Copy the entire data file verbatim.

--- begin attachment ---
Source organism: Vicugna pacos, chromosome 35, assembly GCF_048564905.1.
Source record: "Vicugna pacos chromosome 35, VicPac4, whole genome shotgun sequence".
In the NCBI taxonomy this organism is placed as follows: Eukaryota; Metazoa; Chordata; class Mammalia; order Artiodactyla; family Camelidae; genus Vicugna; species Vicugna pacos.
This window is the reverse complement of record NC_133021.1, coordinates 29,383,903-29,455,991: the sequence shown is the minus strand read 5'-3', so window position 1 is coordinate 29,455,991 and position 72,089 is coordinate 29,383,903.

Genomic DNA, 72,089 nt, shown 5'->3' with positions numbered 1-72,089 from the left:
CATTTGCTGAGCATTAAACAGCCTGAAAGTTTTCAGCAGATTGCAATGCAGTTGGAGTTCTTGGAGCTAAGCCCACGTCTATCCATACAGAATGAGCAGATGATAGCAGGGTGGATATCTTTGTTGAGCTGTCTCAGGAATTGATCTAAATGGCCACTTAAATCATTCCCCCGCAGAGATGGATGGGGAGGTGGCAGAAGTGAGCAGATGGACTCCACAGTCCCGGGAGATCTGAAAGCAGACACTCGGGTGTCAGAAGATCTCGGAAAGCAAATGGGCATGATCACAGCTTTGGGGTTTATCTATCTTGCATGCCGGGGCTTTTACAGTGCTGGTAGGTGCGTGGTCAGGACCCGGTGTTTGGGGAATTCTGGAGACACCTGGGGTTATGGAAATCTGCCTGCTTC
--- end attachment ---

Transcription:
Source organism: Vicugna pacos, chromosome 35, assembly GCF_048564905.1.
Source record: "Vicugna pacos chromosome 35, VicPac4, whole genome shotgun sequence".
In the NCBI taxonomy this organism is placed as follows: Eukaryota; Metazoa; Chordata; class Mammalia; order Artiodactyla; family Camelidae; genus Vicugna; species Vicugna pacos.
This window is the reverse complement of record NC_133021.1, coordinates 29,383,903-29,455,991: the sequence shown is the minus strand read 5'-3', so window position 1 is coordinate 29,455,991 and position 72,089 is coordinate 29,383,903.

Genomic DNA, 72,089 nt, shown 5'->3' with positions numbered 1-72,089 from the left:
CATTTGCTGAGCATTAAACAGCCTGAAAGTTTTCAGCAGATTGCAATGCAGTTGGAGTTCTTGGAGCTAAGCCCACGTCTATCCATACAGAATGAGCAGATGATAGCAGGGTGGATATCTTTGTTGAGCTGTCTCAGGAATTGATCTAAATGGCCACTTAAATCATTCCCCCGCAGAGATGGATGGGGAGGTGGCAGAAGTGAGCAGATGGACTCCACAGTCCCGGGAGATCTGAAAGCAGACACTCGGGTGTCAGAAGATCTCGGAAAGCAAATGGGCATGATCACAGCTTTGGGGTTTATCTATCTTGCATGCCGGGGCTTTTACAGTGCTGGTAGGTGCGTGGTCAGGACCCGGTGTTTGGGGAATTCTGGAGACACCTGGGGTTATGGAAATCTGCCTGCTTC